West Slopes Central - Skagit River to South of I-90

Issued: 8:31 PM PST Thursday, January 18, 2018
by Kenny Kramer

NWAC avalanche forecasts apply to backcountry avalanche terrain in the Olympics, Washington Cascades and Mt Hood area. These forecasts do not apply to developed ski areas, avalanche terrain affecting highways and higher terrain on the volcanic peaks above the Cascade crest level. 

Human-triggered avalanches are likely on Friday. New snow and moderate SW winds will combine to create sensitive wind slabs near and above treeline. The danger increase will be storm snow dependent. Both storm and wind slab will increase in size throughout the day. 

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Avalanche Problems for Friday

Wind Slabi

Wind slabs can take up to a week to stabilize. They are confined to lee and cross-loaded terrain features and can be avoided by sticking to sheltered or wind scoured areas.

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Storm Slabsi

Storm slabs usually stabilize within a few days, and release at or below the trigger point. They exist throughout the terrain, and can be avoided by waiting for the storm snow to stabilize.

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Avalanche Summary:

New storm snow amounts varied according to elevations as rain gradually changed to snow Wednesday night. As of Thursday evening, storm snow since Wednesday below 4000' is about 4-6 ", near 4000' about 8-10' and above 5000' about 12-16".

Above treeline, greater new snow amounts and periods of very strong winds have caused dangerous avalanche conditions. New wind and storm slabs in higher exposed terrain will require careful terrain choices and conservative decision making.  

Near and below treeline the precipitation began as rain and transitioned to snow. This has caused less dangerous conditions with new snow forming good bonding to the old rain soaked snowpack. However, heavy snowfall and moderate to strong winds have built increasing wind and storm slabs at progressively lower elevations. There are still dangerous avalanche conditions with new and increasingly deep wind and storm slabs of 1 ft or more as of late Thursday.

The old rain wet snow continues to gradually re-freeze and form a new crust layer.

The older snowpack has undergone several rain or warm periods and remains void of any significant layers of concern.



Thursday morning, the Mt Baker Pro Patrol reported fresh wind slabs were sensitive to ski cuts and were releasing in the 4-5 inch range, near treeline. Winds were reportedly very strong along ridges and actively transporting the new snow. 

On Wednesday afternoon, Mt. Baker Pro Patrol observed evidence of several large, natural loose wet avalanches visible on Shuksan arm at approximately 3000 ft. The avalanches are suspected to be from earlier Wednesday.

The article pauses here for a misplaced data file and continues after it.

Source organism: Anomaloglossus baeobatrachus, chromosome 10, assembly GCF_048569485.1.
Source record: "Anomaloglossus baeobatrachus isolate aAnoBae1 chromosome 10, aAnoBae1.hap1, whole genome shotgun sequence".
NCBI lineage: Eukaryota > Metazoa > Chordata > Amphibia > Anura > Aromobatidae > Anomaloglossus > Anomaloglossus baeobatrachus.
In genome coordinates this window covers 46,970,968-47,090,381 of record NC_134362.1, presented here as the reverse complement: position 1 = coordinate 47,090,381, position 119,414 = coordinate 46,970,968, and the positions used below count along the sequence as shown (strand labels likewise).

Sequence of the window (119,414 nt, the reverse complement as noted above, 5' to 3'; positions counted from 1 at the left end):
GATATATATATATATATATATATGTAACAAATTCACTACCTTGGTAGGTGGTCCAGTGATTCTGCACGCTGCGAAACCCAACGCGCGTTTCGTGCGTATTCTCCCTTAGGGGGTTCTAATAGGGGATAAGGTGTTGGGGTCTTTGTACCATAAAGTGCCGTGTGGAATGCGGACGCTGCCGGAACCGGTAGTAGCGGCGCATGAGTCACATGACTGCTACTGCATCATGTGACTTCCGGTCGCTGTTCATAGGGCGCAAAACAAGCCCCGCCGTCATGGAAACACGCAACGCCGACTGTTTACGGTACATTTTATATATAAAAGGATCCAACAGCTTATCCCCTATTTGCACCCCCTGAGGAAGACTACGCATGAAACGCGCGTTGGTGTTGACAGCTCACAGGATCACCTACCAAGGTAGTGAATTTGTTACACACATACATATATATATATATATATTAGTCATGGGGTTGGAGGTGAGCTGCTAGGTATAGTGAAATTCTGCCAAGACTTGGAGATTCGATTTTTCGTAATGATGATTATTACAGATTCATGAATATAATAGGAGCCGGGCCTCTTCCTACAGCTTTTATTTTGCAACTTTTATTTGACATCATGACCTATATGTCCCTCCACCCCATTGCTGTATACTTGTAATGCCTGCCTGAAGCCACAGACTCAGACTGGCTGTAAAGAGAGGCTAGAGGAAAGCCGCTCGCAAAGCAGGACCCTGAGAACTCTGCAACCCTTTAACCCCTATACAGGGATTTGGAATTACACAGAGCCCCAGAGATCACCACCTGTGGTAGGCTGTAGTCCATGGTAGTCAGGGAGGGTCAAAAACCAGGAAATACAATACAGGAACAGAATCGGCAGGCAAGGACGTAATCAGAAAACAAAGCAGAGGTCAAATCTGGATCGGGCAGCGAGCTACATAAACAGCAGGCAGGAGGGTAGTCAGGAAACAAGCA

NWAC forecaster, Dallas Glass was on Skyline Ridge at Stevens Pass Thursday and reported new storm snow of 8 inches at 4000 feet and 14 inches above 5000 feet. The bonding was good to the old rain wet snow. The crust had yet to re-freeze but was in the process. There was evidence of recent wind transport with a fresh natural avalanche having released on a steep east face about 5300 feet, likely during a brief warm up Wednesday night. There were storm slab layers noted from fluctuating temperatures overnight, but were not sensitive to human trigger in that location. 


Pro Patrol at Crystal Mountain Thursday morning reported shallow 2-4" very soft slabs were sensitive to ski triggers on control. These slabs were breaking up and running as very soft slabs and were generally shallow. The underlying rain crust have become very firm by Thursday morning above 6000 ft and gradually softer at lower elevations.

Forecast for Friday:

Cool temperatures, moderate snow showers and periods of moderate S-SW winds will continue to deposit new snow and further build existing wind and storm slab layers.

Note that a refreezing 1/17 rain crust will continue to harden and may provide a bed surface for wind and storm slab avalanches on Friday.

Building wind and storm slabs should maintain dangerous avalanche conditions near and above treeline. Storm slabs may form quickly and become sensitive to human triggering, especially in those areas receiving the greatest amounts of new snow (more than about 8" of new snow accumulated) and higher snowfall rates (extended periods of more than about 2" per hour). 

Conservative terrain choices will be essential in higher and wind exposed terrain. Best to travel in wind sheltered, lower elevation terrain well away from steep open slopes until this new storm snow stabilizes. 


No Corresponding Mountain Weather Forecast Available


This Backcountry Avalanche Forecast is provided in conjunction with the US Forest Service, and is intended for personal and recreational purposes only. Safe backcountry travel requires preparation and planning, and this information may be used for planning purposes but does not provide all the information necessary for backcountry travel. Advanced avalanche education is strongly encouraged.

The user acknowledges that it is impossible to accurately predict natural events such as avalanches in every instance, and the accuracy or reliability of the data provided here is not guaranteed in any way. This forecast describes general avalanche conditions and local variations will always occur. This forecast expires 24 hours after the posted time unless noted otherwise.